We are socialist because our vision of society is one where the meeting of human needs is paramount, not one which is driven by the quest for private profit and the enrichment of a few. The natural wealth, productive resources and social means of existence will be owned in common and democratically run by and for the people as a whole, rather than being owned and controlled by a small minority to enrich themselves. The reversal of the gains made in this direction after 1945 has been catastrophic and underlines the urgency of halting and reversing the neo-liberal onslaught.

We are feminist because our vision of society is one without the gender oppression and exploitation which blights the lives of women and girls and makes full human emancipation impossible. We specify our feminism because historical experience shows that the full liberation of women does not automatically follow the nationalisation of productive forces or the reordering of the economy. We fight to advance this goal in the current political context, against the increasing divergence between men’s and women’s incomes, against the increasing poverty among women, against the ‘double burden’ of waged work and unshared domestic labour, and against the increasing violence against women in society and in personal relationships, which is exacerbated by the economic crisis.

We are environmentalist because our vision of society is one which recognises that if humankind is to survive, it has to establish a sustainable relationship with the rest of the natural world – of which it is part and on which it depends. We recognise that an economy based on achieving maximum profits at the lowest cost in the shortest possible time is destroying our planet. The current operation of industry and economy is totally incompatible with the maintenance of the ecosystem through the growing loss of bio and agro diversity, the depletion of resources and increasing climate change. The future of the planet can only be secured through a sustainable, low carbon industrial base designed to meet people’s needs on a global basis.

We are opposed to all forms of discrimination, whether on the basis of gender, race, disability, sexual orientation, gender identity, nationality, religion, age or politics. The current economic onslaught disproportionately affects already disadvantaged groups and we oppose their persecution and oppression. We support the free development, opportunity and expression of all, without impinging on the rights of others, and the introduction of legislation and social provision to make this intention a reality. No society is just and equal while some people remain without the support needed to achieve their full potential.

The political practice of the new left party will be democratic, diverse and inclusive, committed to open dialogue and new ways of working. We are committed to mutual respect and tolerance of differences of analysis. We seek to work now in the ways that we wish to see established in a transforming society, which is moving from the brutality of capitalism to a society based on socialist principles. We start from our common humanity and thus the importance of creating the conditions in which everyone is able to develop their full potential within our communities. We reject the corruption of conventional political structures and their reproduction of the gender domination of capitalist society, from which the left thus far has not been exempt. We will redouble our efforts to eradicate these practices from our politics and recognise that the achievement of equality in social relations is a continual struggle which cannot be deferred until a later date.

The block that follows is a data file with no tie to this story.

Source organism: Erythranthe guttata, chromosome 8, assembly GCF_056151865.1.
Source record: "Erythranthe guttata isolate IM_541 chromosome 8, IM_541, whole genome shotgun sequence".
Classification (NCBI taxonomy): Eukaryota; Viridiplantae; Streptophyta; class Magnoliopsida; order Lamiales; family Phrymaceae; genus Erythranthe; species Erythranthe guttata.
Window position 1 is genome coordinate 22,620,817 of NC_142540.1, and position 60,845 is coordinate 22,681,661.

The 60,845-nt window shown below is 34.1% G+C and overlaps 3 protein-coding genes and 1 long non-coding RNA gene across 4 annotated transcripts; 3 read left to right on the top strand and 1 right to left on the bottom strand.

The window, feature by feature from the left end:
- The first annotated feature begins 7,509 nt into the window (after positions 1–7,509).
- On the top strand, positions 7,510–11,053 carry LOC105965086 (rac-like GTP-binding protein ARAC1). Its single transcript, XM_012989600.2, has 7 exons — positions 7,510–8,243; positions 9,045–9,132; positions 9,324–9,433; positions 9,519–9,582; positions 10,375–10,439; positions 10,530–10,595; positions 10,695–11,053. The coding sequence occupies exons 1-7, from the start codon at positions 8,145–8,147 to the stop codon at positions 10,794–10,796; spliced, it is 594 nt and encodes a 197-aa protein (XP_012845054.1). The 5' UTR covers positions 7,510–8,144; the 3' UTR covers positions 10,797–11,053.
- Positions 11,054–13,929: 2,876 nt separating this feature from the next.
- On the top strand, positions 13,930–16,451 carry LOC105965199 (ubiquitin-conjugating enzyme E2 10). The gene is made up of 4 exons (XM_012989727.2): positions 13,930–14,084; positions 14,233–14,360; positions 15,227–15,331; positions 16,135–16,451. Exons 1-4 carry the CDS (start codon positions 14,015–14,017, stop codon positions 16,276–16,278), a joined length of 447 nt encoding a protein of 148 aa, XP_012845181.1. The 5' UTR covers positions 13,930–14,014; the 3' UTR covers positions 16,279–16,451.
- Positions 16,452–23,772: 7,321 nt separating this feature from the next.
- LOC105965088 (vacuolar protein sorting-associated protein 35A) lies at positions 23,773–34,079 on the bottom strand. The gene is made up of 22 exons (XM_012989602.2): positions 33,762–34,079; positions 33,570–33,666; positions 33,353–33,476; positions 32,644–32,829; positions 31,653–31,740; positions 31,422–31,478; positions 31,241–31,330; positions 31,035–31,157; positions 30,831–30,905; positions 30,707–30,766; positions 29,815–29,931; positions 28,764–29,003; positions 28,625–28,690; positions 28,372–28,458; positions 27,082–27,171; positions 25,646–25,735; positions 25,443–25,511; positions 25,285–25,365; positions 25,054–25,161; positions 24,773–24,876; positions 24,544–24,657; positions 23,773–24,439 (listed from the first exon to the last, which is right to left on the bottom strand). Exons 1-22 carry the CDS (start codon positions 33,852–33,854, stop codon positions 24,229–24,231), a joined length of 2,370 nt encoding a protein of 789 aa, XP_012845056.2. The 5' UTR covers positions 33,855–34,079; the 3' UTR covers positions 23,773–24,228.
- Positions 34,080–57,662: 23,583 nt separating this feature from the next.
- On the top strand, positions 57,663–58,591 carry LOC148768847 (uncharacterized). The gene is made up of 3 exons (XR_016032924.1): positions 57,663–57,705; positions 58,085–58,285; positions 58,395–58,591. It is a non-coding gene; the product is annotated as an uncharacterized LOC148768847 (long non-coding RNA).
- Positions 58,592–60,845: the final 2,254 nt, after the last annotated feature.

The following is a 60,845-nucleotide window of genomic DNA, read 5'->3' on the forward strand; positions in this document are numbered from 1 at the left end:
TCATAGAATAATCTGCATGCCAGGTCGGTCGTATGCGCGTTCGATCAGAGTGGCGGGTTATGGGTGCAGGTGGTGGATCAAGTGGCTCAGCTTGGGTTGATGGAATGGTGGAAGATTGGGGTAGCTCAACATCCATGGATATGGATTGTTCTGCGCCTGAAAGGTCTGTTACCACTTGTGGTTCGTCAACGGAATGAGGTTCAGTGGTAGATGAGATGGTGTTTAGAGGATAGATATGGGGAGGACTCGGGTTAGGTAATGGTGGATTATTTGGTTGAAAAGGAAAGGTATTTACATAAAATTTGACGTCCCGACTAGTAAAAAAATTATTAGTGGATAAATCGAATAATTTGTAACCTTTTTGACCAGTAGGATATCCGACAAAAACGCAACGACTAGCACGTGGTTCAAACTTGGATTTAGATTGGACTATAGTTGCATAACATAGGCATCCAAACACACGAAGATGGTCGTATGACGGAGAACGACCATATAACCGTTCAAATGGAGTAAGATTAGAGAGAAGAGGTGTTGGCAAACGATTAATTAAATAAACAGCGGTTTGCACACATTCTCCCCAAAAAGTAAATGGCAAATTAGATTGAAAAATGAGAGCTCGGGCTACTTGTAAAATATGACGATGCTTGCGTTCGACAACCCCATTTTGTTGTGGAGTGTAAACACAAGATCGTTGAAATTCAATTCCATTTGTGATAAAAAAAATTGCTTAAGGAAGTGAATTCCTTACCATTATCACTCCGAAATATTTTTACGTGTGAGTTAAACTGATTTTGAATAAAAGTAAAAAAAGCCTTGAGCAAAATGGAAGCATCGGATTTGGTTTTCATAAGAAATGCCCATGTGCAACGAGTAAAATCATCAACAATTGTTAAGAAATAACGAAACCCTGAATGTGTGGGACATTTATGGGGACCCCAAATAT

The new left party will campaign, mobilise and support struggles on a day to day basis, recognising the need for self-organisation in working class communities. We recognise that support for a new left party and its electoral success will only advance to the extent that it is genuinely representative of working class communities, has no interests separate from theirs, and is an organic part of the campaigns and movements which they generate and support.  The new left party will engage in the national and local electoral processes, offering voters a left alternative, while understanding that elections are not the only arena or even the most important arena in which political struggles are fought.

The new left party will be an internationalist party. There are no national solutions to the problems that humanity faces. Capitalism is an international system, highly organised and globalised and its defeat requires not only international solidarity but the linking up and coordination of struggles across Europe and the world. The new left party will seek international links and work to establish active coordination with like-minded movements such as the new European left parties currently organised in the European Left Party, including Syriza, Bloco de Esquerda, Izquierda Unida, Die Linke, Front de Gauche and others. We will also seek to learn from the experience of those parties in Latin America which have challenged and rejected neo-liberal economic policies and are establishing a social and economic alternative in the interests of the majority of their peoples.

We recognise the urgency of the task before us in founding this new party on a basis which will enable it to grow and develop, to be a party of the people and for the people. The rise of the far right across Europe is a stark warning of what may come to pass if the left in Europe fails to be effective and combat the barbarism of capitalism and fascism. Here in Britain we must take our part in that struggle and make our contribution to the full liberation of humanity.

Document of the Left Party Platform of Left Unity

July 2013

Gilbert Achcar, Jay Blackwood, Andrew Burgin, Terry Conway, Gioia Coppola, Merry Cross, Felicity Dowling, John Duveen, Suzy Gillett, Liz Gray, Winmarie Greenland, Joe Hallet, Guy Harper, Louise Harrison, Kate Hudson, Chris Hurley, Nick Jones, Jim Kelly, Rosalie Kelly, Graeme Kirkpatrick, Joe Kisolo-Ssonko, Fred Leplat, Nick Long, Sharon McCourt, Sheila Mosley, Susan Pashkoff, Marc Renwick, Ed Rooksby, Jenny Ross, Barbara Segal, Salman Shaheen, Sean Thompson, Alan Thornett, Doug Thorpe, Bianca Todd, Mike Tucker, Tom Walker, Stuart Watkins, Jake Whitby, Roland Wood.